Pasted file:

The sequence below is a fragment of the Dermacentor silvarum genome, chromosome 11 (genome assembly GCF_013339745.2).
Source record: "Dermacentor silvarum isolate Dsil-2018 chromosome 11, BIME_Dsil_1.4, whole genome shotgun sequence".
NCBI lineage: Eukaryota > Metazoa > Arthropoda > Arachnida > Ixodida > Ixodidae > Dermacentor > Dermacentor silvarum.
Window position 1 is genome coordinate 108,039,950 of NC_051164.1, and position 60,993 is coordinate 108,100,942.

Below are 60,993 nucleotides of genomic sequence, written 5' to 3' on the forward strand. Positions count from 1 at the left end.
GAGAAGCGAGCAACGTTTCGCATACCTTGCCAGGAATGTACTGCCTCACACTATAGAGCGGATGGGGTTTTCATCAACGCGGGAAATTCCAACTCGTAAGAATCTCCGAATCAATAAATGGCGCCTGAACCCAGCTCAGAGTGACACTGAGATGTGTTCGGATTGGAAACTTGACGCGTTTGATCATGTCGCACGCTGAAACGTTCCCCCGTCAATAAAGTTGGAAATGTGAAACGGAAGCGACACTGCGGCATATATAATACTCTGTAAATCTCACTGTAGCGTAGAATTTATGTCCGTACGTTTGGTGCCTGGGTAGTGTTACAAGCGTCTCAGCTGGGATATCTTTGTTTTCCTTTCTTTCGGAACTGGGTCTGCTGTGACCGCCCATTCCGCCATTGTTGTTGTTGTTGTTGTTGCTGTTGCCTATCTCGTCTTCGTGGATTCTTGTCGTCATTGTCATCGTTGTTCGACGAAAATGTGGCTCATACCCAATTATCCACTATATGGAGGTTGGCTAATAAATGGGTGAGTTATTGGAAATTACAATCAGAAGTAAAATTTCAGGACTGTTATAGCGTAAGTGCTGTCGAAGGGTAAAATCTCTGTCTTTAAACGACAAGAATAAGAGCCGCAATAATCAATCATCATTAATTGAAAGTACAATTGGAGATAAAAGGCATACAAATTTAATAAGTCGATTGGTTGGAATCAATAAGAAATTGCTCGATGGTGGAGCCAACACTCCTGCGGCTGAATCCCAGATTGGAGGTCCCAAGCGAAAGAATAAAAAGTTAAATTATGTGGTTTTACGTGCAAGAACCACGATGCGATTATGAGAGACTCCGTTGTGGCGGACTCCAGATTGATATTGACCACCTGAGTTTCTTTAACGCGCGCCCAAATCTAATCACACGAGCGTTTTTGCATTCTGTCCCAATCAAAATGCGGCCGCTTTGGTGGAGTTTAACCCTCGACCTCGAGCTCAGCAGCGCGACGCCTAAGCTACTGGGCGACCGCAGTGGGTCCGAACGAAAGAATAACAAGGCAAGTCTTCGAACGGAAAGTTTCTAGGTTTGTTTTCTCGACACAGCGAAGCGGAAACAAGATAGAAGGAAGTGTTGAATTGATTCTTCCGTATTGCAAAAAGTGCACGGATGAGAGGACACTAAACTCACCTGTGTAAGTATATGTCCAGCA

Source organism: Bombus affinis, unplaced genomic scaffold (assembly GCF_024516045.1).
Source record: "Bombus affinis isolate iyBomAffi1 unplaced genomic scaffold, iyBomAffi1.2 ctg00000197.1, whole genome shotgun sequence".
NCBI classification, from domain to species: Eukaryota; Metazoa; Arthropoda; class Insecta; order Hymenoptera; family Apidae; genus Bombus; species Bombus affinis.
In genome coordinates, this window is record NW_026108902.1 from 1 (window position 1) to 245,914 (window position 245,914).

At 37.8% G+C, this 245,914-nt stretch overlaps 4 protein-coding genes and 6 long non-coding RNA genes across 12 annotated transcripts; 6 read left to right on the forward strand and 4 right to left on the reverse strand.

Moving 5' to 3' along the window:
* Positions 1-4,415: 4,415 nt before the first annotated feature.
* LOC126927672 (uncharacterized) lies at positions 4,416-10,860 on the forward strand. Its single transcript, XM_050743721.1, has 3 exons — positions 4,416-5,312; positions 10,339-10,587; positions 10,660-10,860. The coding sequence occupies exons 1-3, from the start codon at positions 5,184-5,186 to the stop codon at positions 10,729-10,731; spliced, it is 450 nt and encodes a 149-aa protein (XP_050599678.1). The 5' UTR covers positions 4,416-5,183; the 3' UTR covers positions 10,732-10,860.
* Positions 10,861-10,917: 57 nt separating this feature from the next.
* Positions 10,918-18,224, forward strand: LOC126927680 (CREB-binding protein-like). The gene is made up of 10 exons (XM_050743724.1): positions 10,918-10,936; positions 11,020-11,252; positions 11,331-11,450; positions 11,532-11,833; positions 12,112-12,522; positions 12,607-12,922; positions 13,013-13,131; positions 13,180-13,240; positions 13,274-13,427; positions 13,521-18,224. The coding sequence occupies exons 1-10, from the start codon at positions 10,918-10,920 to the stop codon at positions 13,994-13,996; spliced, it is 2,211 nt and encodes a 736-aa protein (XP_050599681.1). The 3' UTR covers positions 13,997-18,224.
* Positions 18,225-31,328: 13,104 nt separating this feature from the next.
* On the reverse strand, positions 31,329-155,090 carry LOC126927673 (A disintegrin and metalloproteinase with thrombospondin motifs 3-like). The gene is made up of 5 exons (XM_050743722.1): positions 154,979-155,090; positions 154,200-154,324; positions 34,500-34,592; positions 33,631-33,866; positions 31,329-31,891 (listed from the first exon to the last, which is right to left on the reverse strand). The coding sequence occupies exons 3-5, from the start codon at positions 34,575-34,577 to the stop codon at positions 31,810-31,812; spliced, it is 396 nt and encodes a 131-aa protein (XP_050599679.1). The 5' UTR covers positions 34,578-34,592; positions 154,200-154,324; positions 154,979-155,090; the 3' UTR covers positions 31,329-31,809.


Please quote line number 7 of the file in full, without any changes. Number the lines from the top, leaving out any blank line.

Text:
Source organism: Bombus affinis, unplaced genomic scaffold (assembly GCF_024516045.1).